Quick Read: Value as a concept to a consumer has 2 key dimensions: perceived benefit and perceived cost of a product. But the moment a third dimension called ‘availability’ is introduced, the equation becomes intriguing and interesting, especially when the former is limited – in reach or time.
Imagine someone unboxing a case of 20 blind boxes – each box contains a sealed wrapper that holds a mystery toy within.
For each foil he unwraps and realises the actual toy within – a miniature character – he lets out an exclamatory ‘aah’. The look and feel of this miniature character makes him marvel at the detail and the exquisite craftsmanship that must have gone into its make, while he also makes a mental note to himself regarding its probable name and where it fits in the larger family of its ‘toy clan’.
And this goes on for each of the 20 blind boxes containing a mystery miniature character within.
Box after box.
And did I tell you that he is an adult in his 30s?
Difficult to imagine, right?
No worries. For there are thousands of videos here showing this very story unfold. Box after box.
This video here is a good representative version. (strongly recommended dose of some infotainment before you read further)
What did we just see?
Adults – acting like kids on a christmas morning, unable to contain their excitement as they hold their breath while they unwrap a foil to discover a pretty little toy character within.
Welcome to the world of Urban Vinyl and Designer Toys – a world where toys become prized possessions and collectibles because of two reasons:
- They are works of art designed by prominent international pop culture and graffiti artists.
- They are produced in limited quantities – some as few as 10 to a maximum of 2000 – thereby becoming some of the rarest toys of that kind to be ever made.
Qee series produced in Hong Kong by Toy2R, Be@rbrick from Japan and the Dunny series produced by Kidrobot are some of the most prominent examples of Designer Toys and Urban Vinyl.
Let’s take Kidrobot – known to be the Mecca of Designer Toys enthusiasts – founded in the US in 2002 by Paul Budnitz. It calls its limited edition Designer Toys as an innovative cross between sculpture and conceptual art, offering not only a powerful medium for today’s international fashion designers, illustrators and graffiti artists, but also the creative canvas for emerging street trends and pop art.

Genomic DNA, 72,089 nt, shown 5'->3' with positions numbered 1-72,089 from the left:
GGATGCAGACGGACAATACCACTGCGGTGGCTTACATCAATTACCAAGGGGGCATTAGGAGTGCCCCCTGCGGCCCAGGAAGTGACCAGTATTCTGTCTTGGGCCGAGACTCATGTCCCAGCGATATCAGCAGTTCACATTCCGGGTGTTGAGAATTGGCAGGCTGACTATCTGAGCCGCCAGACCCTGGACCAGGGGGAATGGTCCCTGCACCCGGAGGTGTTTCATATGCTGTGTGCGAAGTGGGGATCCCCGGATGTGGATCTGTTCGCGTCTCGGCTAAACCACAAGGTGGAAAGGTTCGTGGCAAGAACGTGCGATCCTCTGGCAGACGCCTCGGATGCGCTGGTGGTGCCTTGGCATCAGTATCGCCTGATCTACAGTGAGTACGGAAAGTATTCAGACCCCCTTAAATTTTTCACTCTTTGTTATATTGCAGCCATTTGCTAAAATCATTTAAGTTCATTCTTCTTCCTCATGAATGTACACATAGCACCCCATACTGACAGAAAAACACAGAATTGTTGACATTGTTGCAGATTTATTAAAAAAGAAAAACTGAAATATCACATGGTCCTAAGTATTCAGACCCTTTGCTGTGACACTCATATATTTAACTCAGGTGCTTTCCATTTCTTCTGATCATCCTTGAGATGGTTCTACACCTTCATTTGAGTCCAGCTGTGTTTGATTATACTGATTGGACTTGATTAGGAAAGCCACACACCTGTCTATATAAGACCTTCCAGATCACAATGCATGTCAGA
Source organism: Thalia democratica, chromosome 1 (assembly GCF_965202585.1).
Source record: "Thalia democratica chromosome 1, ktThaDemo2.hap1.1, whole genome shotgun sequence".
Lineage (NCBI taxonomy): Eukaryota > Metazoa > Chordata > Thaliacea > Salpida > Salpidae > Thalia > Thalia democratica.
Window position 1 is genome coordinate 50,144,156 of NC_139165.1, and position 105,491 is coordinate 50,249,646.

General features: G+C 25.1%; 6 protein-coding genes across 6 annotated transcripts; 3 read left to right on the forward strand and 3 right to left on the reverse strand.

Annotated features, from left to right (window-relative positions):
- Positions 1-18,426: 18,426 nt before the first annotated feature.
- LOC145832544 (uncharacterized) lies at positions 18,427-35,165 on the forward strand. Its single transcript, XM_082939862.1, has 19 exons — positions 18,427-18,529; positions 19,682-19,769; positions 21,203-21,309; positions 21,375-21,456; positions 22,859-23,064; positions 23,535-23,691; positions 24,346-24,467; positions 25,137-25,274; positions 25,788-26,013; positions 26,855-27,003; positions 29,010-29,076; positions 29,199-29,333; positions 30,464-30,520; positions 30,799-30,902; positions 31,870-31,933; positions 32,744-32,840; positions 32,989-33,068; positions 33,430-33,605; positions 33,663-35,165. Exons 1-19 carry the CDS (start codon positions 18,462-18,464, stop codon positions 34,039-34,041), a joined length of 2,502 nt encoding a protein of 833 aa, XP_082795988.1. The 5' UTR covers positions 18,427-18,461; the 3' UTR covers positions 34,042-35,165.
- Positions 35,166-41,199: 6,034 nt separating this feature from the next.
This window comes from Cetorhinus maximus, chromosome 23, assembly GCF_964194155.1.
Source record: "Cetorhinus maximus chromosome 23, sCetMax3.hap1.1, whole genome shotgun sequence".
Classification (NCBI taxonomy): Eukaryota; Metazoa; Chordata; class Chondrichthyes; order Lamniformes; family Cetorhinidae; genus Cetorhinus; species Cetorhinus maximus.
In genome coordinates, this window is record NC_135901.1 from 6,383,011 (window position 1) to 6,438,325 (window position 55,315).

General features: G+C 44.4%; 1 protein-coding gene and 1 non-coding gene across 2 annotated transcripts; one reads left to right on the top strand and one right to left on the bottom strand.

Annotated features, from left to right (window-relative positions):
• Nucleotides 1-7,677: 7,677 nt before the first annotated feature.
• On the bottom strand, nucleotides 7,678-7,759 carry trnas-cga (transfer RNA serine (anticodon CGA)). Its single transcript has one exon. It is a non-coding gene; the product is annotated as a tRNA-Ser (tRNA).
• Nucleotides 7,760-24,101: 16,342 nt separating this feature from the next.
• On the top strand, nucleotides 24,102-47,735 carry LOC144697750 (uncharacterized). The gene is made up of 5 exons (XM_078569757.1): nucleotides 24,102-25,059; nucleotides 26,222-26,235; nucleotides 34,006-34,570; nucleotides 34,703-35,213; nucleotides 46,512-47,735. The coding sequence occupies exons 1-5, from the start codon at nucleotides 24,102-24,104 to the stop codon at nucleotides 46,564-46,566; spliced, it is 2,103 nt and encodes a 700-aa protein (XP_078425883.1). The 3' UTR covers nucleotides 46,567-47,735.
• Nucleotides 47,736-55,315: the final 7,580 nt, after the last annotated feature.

And due to these toys being ‘limited edition’ in design and make they retail anywhere from $5 to $25,000, and many appreciate in value over time. (source)
(At the intersection of Art and Cult – The Kidrobot Dunny, Source)
A few more fascinating details regarding Kidrobot and its Dunny Series Designer Toys:
- Packaging: Each Dunny Designer Toy comes in a foil wrapped inside a blind box. These blind boxes are identical in every way to any other box in a given set so nobody knows which toy is inside. A foil is used to wrap the toy so nobody can open the box and peek inside. (also shown in the unboxing video above)
- Product Assortment: While the outer case would have some indication of what characters to expect inside, not all of them can be expected to be contained within. Each toy character would have an odds ratio indicating its probability of occurrence within a set. Interestingly there are some characters called ‘chases’ with unknown odds called out as ‘?/??’, while a few are shown mysteriously only in silhouettes. Occasionally, they also include ‘super mystery figures’ that aren’t even indicated on the box, which tend to be some of the rarest ever made of the kind!
(The odds ratios as printed on the cases of Dunny Series 2012, Source)
- Kidrobot’s approach to marketing is anything but ordinary: Read here a short interview with Paul Budnitz where he reveals how he has taken a marketing approach opposite to that of most companies.
- How Kidrobot manages its creative capital: Kidrobot’s approach to distribution of decision making power within the company, its open source design strategy, and how it regularly commissions rock star designers rather than in house artists in order to let a sort of ‘fluidity’ permeate the entire company makes for a fascinating read.
- Tie ups and Partnerships: Given the cult level popularity and the artistic appeal of Kidrobot’s limited edition toys, it naturally makes for a very coveted partner. For e.g., in Jan 2014 CES, Samsung Galaxy partnered with Kidrobot to land the message about the brand being a new touch point in artistic expression.
(Samsung partners with Kidrobot in CES 2014, Pic source: Slash Gear)
And so it goes on – a fascinating story of how a bunch of unassuming tiny vinyl toys have grown to become icons of pop culture that regularly pull in rabid fans and ardent collectors, who neither mind queuing up for hours outside its stores nor forking out hundreds or even thousands of dollars to buy these designer toys while making its company a multi million dollar brand that it is today.
And when one reads this, sometimes all one can manage to say could be …
Value can indeed become an intriguing concept – especially when it receives this steroid shot in the arm called limited edition.
…while perhaps even wondering on a wishful note to oneself “damn! where can I get one myself!!”
(Featured Image: Set of Huck Gee’s Night & Day Raku 8” Dunny released in 2011.These were a limited edition of just 500 sets.source)
3 thoughts on “The Allure Of Being Limited: Part 2/2”
This is urban art! An expression of my generation! I have so many “piece of arts” from Kidsrobot New York store…
Cool!! So how much can I buy them for?
Reblogged this on The Gothard Group, LLC.